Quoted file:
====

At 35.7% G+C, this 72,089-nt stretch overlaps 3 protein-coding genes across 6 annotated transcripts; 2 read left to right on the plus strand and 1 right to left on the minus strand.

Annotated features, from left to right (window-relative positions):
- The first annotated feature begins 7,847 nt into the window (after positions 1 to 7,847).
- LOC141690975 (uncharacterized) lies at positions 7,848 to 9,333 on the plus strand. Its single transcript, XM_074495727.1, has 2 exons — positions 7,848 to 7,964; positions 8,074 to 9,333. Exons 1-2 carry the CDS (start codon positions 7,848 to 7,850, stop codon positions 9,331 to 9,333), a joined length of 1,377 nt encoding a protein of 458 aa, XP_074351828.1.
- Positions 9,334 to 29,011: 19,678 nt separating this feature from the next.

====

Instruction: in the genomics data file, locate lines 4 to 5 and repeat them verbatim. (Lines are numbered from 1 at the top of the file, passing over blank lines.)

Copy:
- LOC141690975 (uncharacterized) lies at positions 7,848 to 9,333 on the plus strand. Its single transcript, XM_074495727.1, has 2 exons — positions 7,848 to 7,964; positions 8,074 to 9,333. Exons 1-2 carry the CDS (start codon positions 7,848 to 7,850, stop codon positions 9,331 to 9,333), a joined length of 1,377 nt encoding a protein of 458 aa, XP_074351828.1.
- Positions 9,334 to 29,011: 19,678 nt separating this feature from the next.